For a period in the mid-1980s Everton could convincingly boast of having the world’s finest goalkeeper. They could present a compelling argument for being the best team around, too.
These were not mutually exclusive phenomena. No danger, then, of the Club of Neville Southall overlooking the potentially seismic impact on a team of a first-rate keeper.
In this respect, Everton have remained ahead of the game. When they needed a new number one last summer, the Club acted swiftly and decisively. They identified England’s most talented and promising goalkeeper and did not baulk at stumping up a British-record fee for a stopper to get him.
Jordan Pickford would play every minute of every game of Everton’s Premier League campaign and clean up at the Club’s end-of-season awards night following a stellar debut season.
The 24-year-old recorded 10 top-flight shutouts, made 121 saves – some stunners among them – and won his first two full England caps, keeping clean sheets against traditional powerhouses Germany and Holland, his timing impeccable with a World Cup on the immediate horizon.
It might seem odd to suggest that a football club’s last line of defence could be chosen as something of an afterthought. But that was the way of it in large circles of the sport until very recently.
The emergence in the past decade of the sweeper-keeper, primarily in the shape of Manuel Neuer, Germany’s World Cup-winning number one, was responsible for a discernible change in attitude towards the goalkeeper’s role in a side.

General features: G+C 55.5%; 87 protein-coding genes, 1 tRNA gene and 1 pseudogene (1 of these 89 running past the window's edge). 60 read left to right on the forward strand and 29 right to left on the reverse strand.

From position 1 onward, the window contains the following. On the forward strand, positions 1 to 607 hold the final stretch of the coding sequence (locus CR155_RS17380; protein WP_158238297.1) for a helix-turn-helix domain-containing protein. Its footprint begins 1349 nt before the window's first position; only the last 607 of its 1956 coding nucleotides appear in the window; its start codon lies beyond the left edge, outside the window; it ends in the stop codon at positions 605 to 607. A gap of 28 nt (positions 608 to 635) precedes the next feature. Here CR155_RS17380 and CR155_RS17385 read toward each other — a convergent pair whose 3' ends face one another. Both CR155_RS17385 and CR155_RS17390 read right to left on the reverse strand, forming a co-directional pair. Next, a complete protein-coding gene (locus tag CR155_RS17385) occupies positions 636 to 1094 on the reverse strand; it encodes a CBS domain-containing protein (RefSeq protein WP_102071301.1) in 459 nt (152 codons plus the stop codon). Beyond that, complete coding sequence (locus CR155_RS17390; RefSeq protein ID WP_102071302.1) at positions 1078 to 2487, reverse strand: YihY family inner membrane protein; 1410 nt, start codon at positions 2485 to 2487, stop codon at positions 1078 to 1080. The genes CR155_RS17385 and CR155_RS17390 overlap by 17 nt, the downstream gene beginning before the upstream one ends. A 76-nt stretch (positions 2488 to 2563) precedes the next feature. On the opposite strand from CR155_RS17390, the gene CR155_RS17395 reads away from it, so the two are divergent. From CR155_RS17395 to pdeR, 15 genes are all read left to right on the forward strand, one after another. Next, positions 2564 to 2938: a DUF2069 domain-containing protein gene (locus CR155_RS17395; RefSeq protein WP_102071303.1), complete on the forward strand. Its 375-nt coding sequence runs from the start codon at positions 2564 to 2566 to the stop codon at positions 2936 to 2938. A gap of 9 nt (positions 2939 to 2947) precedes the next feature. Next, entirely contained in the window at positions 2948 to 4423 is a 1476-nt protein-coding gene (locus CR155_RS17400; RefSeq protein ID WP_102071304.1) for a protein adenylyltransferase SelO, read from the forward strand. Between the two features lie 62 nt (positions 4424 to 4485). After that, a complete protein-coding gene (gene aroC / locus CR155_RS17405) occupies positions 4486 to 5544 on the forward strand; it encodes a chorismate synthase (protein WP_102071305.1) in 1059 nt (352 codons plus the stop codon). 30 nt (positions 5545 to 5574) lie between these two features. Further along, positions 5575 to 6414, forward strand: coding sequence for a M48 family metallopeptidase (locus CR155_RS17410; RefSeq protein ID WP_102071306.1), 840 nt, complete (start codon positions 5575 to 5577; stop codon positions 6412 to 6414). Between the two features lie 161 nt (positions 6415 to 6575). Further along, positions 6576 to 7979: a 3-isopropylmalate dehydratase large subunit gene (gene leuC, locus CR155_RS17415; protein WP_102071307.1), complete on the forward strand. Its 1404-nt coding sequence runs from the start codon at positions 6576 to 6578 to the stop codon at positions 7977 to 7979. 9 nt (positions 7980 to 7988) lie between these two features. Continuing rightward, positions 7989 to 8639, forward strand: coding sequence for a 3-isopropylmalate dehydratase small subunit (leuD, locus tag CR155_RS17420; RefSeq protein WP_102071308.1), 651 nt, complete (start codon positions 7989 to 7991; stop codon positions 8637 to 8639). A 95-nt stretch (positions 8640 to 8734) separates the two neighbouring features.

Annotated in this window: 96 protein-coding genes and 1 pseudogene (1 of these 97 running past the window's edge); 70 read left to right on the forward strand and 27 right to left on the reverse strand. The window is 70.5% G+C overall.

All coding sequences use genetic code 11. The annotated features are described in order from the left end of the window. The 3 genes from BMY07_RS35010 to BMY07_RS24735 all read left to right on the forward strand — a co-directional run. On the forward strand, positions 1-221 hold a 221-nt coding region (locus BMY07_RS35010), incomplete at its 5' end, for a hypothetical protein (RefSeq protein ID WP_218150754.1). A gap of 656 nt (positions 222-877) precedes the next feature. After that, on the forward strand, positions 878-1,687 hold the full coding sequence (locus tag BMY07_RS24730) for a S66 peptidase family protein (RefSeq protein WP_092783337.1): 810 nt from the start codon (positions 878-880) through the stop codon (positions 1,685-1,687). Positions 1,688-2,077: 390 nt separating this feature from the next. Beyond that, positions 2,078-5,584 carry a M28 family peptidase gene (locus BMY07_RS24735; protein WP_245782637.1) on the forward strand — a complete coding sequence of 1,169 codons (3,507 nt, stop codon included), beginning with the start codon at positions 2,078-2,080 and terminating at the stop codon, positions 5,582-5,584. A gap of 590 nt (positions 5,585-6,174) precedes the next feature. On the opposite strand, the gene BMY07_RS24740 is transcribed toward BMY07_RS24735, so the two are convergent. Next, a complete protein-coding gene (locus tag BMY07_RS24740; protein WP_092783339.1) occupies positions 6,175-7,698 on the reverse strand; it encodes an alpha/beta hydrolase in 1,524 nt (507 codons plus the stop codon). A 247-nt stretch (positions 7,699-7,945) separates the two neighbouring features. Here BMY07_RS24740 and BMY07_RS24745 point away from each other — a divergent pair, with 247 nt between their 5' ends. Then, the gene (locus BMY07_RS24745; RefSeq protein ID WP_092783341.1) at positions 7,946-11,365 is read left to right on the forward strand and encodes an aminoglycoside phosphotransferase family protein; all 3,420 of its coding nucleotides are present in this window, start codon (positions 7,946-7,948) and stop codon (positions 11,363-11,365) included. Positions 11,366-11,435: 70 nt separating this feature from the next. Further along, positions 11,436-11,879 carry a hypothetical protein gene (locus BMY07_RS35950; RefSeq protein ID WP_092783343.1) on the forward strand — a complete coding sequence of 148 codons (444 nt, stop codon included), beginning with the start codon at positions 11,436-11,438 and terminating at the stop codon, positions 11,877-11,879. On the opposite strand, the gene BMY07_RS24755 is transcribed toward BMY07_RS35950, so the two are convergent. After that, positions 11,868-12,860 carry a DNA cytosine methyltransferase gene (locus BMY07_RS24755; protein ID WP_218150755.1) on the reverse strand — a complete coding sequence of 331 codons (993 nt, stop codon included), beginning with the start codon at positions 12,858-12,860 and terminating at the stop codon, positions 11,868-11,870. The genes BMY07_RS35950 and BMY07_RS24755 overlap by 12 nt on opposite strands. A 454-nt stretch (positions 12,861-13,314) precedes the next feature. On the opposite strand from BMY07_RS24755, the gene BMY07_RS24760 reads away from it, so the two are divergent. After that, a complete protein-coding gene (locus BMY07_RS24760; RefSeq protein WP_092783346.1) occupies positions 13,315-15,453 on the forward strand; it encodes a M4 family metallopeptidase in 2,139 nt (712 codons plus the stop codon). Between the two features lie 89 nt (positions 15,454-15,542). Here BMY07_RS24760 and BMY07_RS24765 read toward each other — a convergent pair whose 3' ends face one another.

Pep Guardiola’s arrival in England, with his insistence that his keeper must possess quality on the ball to match that of his outfield colleagues, crystalised the wider game's mentality shift with respect to the imperative of having a top-class number one.
Everton appreciated as much a long way back. And Pickford is at the vanguard of this new breed of goalkeeper, equally comfortable measuring a pass into midfield, or unleashing his ‘sidewinder’ to release a teammate in his opponents’ half, as he is leaping away to make a fingertip save or claiming a high ball into his box.
Centre-back Michael Keane, another summer 2017 signing at Goodison Park, developed a strong on-pitch relationship with Pickford during the pair’s first season as clubmates.
He was on the field for eight of Pickford’s 10 top-flight clean sheets. As such, Keane's assessment of his fellow England international is relevant – and far removed from the resistance Brian Clough met when he asked Nottingham Forest’s board to shell out the best part of £300,000 on Peter Shilton.
“Jordan can go all the way to the top,” said Keane. “He has everything. His shot stopping is great, he is quick off the mark to get to the floor and make his saves.